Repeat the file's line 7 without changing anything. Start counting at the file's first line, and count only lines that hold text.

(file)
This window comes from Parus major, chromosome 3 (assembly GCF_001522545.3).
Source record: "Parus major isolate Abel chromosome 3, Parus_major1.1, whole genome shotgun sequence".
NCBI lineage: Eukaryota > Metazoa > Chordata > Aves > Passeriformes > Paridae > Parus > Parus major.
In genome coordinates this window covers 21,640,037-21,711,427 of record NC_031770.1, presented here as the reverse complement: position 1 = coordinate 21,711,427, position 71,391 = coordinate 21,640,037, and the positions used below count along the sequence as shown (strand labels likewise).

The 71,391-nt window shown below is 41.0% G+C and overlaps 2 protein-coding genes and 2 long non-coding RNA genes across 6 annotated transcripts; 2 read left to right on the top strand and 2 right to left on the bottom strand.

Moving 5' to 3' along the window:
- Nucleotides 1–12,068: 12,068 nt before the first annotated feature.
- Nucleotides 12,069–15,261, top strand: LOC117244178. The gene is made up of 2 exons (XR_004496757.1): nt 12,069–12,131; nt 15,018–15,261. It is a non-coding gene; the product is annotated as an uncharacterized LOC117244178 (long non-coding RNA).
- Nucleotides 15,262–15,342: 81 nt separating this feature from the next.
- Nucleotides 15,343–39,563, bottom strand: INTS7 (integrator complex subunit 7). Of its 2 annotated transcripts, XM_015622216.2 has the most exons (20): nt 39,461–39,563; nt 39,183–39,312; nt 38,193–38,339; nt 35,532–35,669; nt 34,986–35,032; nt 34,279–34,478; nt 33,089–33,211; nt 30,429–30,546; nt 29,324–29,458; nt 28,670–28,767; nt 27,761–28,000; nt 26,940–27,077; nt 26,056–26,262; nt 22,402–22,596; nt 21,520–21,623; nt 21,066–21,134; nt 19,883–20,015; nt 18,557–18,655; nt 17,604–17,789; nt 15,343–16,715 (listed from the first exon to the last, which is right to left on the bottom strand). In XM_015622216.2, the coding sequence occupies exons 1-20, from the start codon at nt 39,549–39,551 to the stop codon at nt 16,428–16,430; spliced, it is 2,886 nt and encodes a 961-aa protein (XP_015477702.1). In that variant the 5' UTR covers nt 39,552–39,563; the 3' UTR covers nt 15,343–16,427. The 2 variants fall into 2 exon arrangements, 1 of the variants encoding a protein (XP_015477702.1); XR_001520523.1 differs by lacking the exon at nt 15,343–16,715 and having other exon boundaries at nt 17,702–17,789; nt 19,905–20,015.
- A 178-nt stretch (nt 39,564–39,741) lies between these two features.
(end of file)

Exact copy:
- Nucleotides 1–12,068: 12,068 nt before the first annotated feature.